Here, energy, water and housing needs are specified and have attracted funding. For example, in Irbid, Jordan where over 137,600 Syrian refugees live, the Norwegian Refugee Council, is expanding a programme under the Renewable Energy for Refugees (RE4R) initiative that applies energy efficiency and solar water heating to reduce bills and rents for refugee tenants while adding value for Jordanian homeowners.

Second: strong, clear, energy and environment plans and legislation. Signals can be mixed. Jordan’s ‘wheeling’ regulation, allowed UNHCR to reduce its electricity bills through specially built solar plants at Azraq and Zaatari, yet the current freeze on renewable connections has stifled further projects.

In Rwanda, the government banned the supply of woodfuel to refugee camps on the basis of concerns about deforestation. The announcement sharpens focus on cleaner cooking.

Yet with little guidance on enforcement and the timeframe for change, it is difficult for UNHCR and its partners to plan viable schemes. A reversion to stove and fuel handouts is likely, damaging the potential to create markets for alternative cooking practices in the camps.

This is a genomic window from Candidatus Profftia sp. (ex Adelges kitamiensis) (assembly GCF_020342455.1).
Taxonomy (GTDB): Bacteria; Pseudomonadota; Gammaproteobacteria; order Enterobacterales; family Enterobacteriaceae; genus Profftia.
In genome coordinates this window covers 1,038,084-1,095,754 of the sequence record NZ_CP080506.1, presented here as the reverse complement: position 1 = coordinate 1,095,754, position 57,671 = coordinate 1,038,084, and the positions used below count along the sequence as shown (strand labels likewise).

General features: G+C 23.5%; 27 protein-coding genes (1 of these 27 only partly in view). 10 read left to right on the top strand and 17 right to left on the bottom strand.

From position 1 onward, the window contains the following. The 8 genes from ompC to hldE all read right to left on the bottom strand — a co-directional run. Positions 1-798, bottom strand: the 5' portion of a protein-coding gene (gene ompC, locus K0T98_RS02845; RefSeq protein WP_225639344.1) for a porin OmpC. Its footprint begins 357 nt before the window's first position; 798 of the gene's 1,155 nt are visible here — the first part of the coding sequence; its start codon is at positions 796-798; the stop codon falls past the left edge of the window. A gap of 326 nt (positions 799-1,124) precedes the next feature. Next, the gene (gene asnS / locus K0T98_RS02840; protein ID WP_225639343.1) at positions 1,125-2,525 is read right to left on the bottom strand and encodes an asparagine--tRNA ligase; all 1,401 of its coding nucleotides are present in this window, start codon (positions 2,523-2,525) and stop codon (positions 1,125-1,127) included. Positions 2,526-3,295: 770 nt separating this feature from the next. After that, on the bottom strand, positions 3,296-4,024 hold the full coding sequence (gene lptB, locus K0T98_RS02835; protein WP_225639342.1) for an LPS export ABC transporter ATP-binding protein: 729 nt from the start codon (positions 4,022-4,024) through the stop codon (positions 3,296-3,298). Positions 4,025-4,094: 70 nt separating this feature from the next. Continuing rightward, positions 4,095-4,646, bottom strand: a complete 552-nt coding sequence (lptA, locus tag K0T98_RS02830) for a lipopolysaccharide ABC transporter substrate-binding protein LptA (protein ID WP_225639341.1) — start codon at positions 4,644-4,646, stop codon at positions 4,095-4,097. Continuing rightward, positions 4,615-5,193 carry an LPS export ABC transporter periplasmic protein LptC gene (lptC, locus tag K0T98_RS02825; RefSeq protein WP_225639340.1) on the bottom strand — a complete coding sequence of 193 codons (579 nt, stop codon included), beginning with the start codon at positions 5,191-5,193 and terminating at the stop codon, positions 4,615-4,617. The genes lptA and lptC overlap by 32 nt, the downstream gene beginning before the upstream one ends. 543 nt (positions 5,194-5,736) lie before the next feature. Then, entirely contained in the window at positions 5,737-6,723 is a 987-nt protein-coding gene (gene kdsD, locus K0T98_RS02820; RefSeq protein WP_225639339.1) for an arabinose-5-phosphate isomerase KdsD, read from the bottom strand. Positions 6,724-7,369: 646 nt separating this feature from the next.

Third: local fuel prices. Where polluting fuels are subsidized or untaxed, additional subsidy is needed to make cleaner alternatives competitive. The higher prices of diesel in Uganda for example are an incentive for solar projects at Bidi Bidi, the world’s largest refugee settlement.

The Gaia Association-UNHCR clean energy programme in Ethiopia’s Western refugee camps has avoided burning some 10,000 tonnes of wood since 2006 through ethanol, but if VAT (which is applied to neither charcoal nor kerosene) were waived, it could scale up commercially.

Joining up the dots

Many humanitarian and government dots could be joined up in support of the SDGs. In Rwanda for example, clarity on electrification plans – which appear to cover refugee areas – could allow camp mini-grids to be designed for eventual grid integration. In Jordan, lessons learned from the home upgrading programme could be applied to meet city climate resilience ambitions.

Donors at the GRF should support humanitarian operations that leave a positive legacy, increasing the robustness of country infrastructure and systems. Host-country governments should help define and encourage projects that benefit national and refugee populations. This will be critical to both development outcomes and limiting future human suffering.